Sunday, September 10, 2006

Old Versus New

Over the last few months, I have read a few articles about Japan's succession debate. Should the law be changed to allow a female ascend to the throne? To many people, I'm sure, the fact that we are still debating whether a woman is as qualified to lead as a man would be quite ludicrous especially in this day and age. To people who are from or who live in societies with strong, conservative cultures, this will be nothing new. We are used to hearing any variation of that old chestnut: Well, that's the tradition, or Tradition says that you have to ....... and tradition is tradition, or Tradition cannot be changed.

The older of the princes in the Royal Family, Crown Prince Naruhito, and his wife Princess Masako have one daughter. The younger Prince Akishino and his wife Princess Kiko, until the birth of their son this week, had two daughters. The problem according to conservatives is what would have happened had the Emperor passed away and neither of his sons left make heirs. In all this, I felt especially bad for the Princesses Masako and Kiko, that they should go through such mental anguish for something that is largely out of your hands. Princess Masako, it has been reported, has been particularly affected by this custom, as well as the rigidity of Imperial Household.

Of course, not all women who live in countries where traditional customs are still strongly upheld are subject to this kind of treatment (it would be too simplistic to say that). However, in these kinds of societies, there is usually a very strong pull between the old and the new; the traditional way of doing things versus a more modern outlook. In Nigeria, though women are legally entitled to attend school and to work, many still have to balance these with the traditional roles of parenting and managing a household. Nigeria is a country in flux, and as such, there will always be friction between how things used to be and the direction that modernity (aka the Western world) dictates that things move (examples being more equitable distribution of parenting and house-work, as well as of work opportunities).

Okay, an off-topic addendum here: I have to say that sometimes I tire of writing about the same topics - fond as I am of talking about women and women's development issues. I wonder how it is that academics and activists do not develop 'cause fatigue'. Academics have to keep up their research of their speciality area and activists have to keep their cause in the spotlight order to push for change. Then when change starts to happen they have to keep reminding people of the issues, lest they forget and things slide back to the old status quo. I feel that if you are not introducing a new spin on a topic, then maybe it's best to let things rest for a while. But at the same time, talking about issues sometimes helps you discover and develop new viewpoints.

5 comments:

Everchange said...

but you don't always talk about "women's issues."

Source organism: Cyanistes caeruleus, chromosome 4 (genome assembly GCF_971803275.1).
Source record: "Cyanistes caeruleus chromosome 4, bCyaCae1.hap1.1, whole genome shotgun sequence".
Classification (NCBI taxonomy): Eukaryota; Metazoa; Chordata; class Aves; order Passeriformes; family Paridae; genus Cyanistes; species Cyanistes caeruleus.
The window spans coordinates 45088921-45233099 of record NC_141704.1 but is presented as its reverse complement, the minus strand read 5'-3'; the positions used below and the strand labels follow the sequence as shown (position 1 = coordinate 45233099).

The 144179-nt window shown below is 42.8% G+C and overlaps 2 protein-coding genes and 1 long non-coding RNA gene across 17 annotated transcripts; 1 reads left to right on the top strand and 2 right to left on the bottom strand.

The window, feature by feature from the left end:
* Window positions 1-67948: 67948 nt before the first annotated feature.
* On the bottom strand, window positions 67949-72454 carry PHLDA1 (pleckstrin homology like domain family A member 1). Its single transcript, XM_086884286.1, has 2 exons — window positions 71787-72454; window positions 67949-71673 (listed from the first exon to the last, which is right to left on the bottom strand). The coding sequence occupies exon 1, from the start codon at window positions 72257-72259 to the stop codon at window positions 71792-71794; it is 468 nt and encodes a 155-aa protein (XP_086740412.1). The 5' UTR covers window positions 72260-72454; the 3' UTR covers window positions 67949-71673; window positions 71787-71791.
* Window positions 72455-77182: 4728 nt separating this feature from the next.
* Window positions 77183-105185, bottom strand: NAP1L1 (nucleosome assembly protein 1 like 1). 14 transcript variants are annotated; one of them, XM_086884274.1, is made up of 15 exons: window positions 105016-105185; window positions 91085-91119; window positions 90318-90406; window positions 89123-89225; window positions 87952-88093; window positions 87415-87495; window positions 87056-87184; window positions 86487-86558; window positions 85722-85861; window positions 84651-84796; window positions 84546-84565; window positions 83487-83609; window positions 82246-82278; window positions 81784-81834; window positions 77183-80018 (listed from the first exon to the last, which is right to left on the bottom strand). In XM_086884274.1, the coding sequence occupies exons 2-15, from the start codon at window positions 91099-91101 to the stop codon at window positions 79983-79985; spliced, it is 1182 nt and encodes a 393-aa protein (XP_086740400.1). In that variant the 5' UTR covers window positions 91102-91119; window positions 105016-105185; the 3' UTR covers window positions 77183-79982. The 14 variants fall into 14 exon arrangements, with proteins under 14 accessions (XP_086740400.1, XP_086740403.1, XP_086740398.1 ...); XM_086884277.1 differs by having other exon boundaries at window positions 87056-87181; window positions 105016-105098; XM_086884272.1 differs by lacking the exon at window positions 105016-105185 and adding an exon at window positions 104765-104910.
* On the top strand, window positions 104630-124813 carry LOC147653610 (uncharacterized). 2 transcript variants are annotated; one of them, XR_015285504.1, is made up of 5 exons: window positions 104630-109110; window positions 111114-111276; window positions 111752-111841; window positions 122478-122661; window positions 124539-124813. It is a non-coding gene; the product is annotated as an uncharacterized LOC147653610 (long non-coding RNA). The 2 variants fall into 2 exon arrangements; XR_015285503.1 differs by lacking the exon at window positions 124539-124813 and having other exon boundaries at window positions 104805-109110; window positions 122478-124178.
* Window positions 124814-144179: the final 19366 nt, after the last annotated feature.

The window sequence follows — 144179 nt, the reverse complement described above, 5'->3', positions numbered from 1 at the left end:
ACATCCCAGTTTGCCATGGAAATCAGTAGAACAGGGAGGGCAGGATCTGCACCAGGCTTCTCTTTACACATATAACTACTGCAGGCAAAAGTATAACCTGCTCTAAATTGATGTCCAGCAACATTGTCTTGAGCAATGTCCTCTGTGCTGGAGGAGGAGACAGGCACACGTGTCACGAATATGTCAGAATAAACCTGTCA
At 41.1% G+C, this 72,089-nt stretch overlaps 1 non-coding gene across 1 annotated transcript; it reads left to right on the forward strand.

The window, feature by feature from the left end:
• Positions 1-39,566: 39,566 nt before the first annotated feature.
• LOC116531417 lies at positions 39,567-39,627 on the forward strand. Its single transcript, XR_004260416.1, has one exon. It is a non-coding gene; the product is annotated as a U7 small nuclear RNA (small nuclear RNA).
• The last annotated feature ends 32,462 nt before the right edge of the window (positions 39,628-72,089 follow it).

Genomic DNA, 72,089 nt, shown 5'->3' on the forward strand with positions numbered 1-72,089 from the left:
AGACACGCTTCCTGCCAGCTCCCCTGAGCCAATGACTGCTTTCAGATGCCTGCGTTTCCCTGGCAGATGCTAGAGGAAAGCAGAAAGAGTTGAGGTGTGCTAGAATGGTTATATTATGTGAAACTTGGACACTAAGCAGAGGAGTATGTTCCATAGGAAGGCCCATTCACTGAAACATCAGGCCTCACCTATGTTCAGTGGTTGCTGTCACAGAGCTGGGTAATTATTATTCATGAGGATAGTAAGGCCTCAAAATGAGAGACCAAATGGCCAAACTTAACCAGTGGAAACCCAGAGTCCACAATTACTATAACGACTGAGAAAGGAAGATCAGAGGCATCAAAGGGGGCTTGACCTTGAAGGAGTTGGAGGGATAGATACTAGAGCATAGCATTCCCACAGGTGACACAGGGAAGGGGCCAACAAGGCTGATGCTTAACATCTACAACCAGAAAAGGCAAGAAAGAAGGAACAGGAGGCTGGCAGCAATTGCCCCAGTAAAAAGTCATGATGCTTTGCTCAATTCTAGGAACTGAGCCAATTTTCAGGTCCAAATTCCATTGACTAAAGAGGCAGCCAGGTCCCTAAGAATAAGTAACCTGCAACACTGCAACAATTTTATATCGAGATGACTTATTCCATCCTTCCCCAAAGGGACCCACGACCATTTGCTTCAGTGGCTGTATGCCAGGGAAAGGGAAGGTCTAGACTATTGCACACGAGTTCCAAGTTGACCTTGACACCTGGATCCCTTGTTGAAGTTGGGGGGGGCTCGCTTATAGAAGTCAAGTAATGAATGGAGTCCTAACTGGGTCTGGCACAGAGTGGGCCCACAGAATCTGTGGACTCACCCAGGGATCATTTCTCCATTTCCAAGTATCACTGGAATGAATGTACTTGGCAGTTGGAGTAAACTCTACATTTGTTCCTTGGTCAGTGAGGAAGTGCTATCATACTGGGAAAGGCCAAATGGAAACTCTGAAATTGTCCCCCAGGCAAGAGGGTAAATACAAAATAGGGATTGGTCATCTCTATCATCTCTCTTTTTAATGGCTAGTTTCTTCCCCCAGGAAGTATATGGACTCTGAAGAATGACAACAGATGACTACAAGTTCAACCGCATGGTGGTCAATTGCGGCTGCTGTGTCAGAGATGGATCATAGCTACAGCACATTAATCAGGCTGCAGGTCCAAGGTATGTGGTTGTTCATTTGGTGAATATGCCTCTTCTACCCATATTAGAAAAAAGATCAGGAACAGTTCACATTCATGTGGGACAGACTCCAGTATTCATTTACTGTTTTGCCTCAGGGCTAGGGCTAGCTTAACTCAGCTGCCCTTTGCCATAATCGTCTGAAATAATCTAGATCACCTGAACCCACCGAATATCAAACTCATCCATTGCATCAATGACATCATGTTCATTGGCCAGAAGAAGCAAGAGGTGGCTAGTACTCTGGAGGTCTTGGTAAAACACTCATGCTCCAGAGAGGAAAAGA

"Cause fatigue" is hilarious. I know exactly what you mean. I've discovered that I want to enjoy life to the fullest. I don't think I'm activist-material anymore. While I want to engage in activism on a personal (and to some extent career/academic) level, it can't be something I think of myself whenever I look in the mirror. I don't want to see "Activist," I want to see Me.

Ultimately you have to find what is right for you. I'm starting to realise those things about myself and it is so freeing! So when next I face the powerful and courageous activist committed to a life-long struggle against (insert social system), I can admire him/her while being secure in knowing that I have my own unique path, I know what brings me peace.

ayoke said...

What is tradition that it cannot be changed? Most things we call traditions are mere social constructs that only came into being at some point in time anyway. Thus, they can be changed. Only fundamental difference between men and women is the physiological difference (and the implications of that - e.g. pregnancy). All other so-called differences are usually social constructs.

I folled the Chrysanthemum throne succession issue closely and like you, I especially felt bad for Princess Masako. Here's somebody who was a career diplomat stuck in a palace and not allowed to travel all in the bid to produce a male heir. The debate about changing the male-only succession should still go on as it will take a lot of pressure off future generations.

Ore said...

LOL, Everchange! Yes, I know I don't always talk about women's issues, but sometimes it feels like it. I know what you meant in your blogging break post. At one point I wouldn't have thought much about blogging about whatever I wanted, but now that I know that I have readers, I do. I really should not care, afterall it's my blog.

Ayoke, I agree that traditions are socially constructed. Most people don't seem to remember this and it seems unbelievable to me sometimes that we are still expected to adhere slavishly to customs, whose origins people might not remember or which might no longer be relevant for today's world.

Although I hope that the debates go on, I'm almost sure that it will be put on the backburner.

UnNaked Soul said...

hi Ore, nice blog... blog on... please visit http://www.cooldigest.com and let me know what you think and what you can contribute... email me at editor@cooldigest.com

have a cool weekend...

Ore said...

Hi UnNaked Soul,
Thanks for the compliments. Checked out your blog and I like what you are doing. I guess in the true spirit of blogging, I should really be writing this at your blog, huh?